Crisp banknotes of various denominations may line many Kenyans’ pockets, but it is the Sh1, 000 note that stands out. The Sh1, 000 banknote remains the most widely held in Kenya — defying popular belief that smaller value notes are the most sought-after in the country.
Analysis of currency circulation in the country shows that the Central Bank of Kenya (CBK) has injected an additional 120.15 million pieces of Sh1, 000 note worth Sh120.15 billion into circulation in eight years leading up to June 2018 to meet rising demand.
Data drawn from CBK banking supervision reports, shows that the Sh1, 000 note, popular for its elephant symbol, is increasingly being preferred in transactions as other denominations such as Sh500 and Sh200 note drag.
Whereas the pieces of Sh1, 000 notes in circulation were valued at Sh210.37 billion by end of June last year, those of Sh500 were only Sh16.31 billion. This is a value gap of Sh194.06 billion.
Despite bank notes quantities in circulation decreasing by 3.6 per cent from 531 million pieces in the year to June 30, 2017 to 512 million pieces, in the year to June 30, 2018, quantities of Sh1, 000 note booked a 4.59 per cent rise.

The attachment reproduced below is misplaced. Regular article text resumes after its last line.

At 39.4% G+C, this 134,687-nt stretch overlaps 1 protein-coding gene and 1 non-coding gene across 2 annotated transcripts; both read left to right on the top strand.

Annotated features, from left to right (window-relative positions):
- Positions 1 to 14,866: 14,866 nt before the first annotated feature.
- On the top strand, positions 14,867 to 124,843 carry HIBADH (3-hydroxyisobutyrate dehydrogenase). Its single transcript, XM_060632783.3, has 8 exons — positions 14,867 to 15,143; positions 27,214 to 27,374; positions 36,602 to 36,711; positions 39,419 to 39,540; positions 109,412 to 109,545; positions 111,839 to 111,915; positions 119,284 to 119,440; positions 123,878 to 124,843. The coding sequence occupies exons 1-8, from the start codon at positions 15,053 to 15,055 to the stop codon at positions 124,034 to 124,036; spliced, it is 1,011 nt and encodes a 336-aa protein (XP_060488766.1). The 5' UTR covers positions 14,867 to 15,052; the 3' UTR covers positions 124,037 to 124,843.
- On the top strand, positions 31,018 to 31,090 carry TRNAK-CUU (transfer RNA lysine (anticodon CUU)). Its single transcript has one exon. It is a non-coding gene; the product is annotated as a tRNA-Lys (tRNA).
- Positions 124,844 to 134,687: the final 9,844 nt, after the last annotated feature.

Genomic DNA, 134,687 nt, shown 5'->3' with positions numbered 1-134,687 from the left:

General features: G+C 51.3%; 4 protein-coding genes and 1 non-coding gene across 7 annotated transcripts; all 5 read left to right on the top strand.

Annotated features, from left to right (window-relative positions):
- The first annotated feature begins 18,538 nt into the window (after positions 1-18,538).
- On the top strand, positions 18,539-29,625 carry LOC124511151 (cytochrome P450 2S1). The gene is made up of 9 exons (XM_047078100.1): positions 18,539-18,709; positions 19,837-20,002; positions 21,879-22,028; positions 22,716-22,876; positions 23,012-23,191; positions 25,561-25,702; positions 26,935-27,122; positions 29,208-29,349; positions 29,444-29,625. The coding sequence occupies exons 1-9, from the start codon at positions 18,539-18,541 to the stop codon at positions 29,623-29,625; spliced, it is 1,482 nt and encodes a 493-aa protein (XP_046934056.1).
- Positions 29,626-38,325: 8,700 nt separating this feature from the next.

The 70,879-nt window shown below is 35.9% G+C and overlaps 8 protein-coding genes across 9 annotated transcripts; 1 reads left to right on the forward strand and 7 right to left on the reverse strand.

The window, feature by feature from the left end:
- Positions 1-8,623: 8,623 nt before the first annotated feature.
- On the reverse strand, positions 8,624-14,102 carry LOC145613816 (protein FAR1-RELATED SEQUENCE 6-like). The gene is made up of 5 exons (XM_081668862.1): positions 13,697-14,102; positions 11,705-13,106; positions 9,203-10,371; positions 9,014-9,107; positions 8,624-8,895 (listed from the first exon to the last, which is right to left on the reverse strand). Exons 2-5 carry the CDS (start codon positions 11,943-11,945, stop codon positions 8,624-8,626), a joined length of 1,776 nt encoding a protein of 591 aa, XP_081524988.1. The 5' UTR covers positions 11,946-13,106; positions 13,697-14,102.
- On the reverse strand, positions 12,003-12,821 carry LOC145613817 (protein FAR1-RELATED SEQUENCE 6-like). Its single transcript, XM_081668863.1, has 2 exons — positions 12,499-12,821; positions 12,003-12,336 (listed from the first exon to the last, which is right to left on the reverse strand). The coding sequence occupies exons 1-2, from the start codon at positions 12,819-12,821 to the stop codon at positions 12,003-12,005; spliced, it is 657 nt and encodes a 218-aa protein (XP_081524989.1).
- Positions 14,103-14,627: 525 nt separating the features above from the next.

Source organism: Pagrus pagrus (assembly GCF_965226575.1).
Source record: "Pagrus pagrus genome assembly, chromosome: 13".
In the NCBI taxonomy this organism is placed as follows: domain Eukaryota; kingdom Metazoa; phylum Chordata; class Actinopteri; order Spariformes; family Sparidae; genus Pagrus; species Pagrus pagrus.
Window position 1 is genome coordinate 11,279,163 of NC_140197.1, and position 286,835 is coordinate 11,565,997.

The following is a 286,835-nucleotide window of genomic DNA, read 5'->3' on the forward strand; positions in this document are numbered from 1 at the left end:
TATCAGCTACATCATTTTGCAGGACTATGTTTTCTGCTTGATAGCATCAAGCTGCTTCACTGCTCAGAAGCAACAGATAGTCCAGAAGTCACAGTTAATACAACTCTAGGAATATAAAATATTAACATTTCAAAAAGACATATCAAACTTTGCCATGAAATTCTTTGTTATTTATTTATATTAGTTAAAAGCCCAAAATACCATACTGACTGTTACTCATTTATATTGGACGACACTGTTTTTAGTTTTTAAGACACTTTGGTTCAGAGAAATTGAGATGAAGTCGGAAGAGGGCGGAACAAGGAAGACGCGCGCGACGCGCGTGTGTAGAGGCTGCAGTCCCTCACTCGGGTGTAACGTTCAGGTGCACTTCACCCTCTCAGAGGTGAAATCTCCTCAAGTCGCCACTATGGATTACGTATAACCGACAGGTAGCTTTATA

Currency comes with risk of counterfeiting. However, the CBK says it continues to create and enhance public awareness on security features of bank notes as a way of minimising this vice.
“The awareness and other anti-counterfeiting strategies are carried out in collaboration with commercial banks, security agencies, other educational institutions and currency dispensing machine vendors,” it says.
Some economies in the world such as India and Singapore have had to withdraw their most valuable notes to close down the economy of untaxed cash transactions, which they say enabled corruption, funding of terrorist groups and encouraged currency counterfeiting.
India withdrew its highest value bank notes- 500 and 1,000 rupee notes- as part of clampdown on ‘black money’. In 2014, Singapore stopped printing the mammoth S$10,000 banknote – one of the world’s largest value banknotes.
For Kenya, Sh1,000 note is the largest value bank note followed by Sh500. Incidents of corruption linked to the most valuable currency have been reported before in the country.
The CBK is the only institution in Kenya with full discretion and sole rights to issue currency notes and coins. It is also charged with planning, forecasting, procuring and distributing it, according to information on CBK website.
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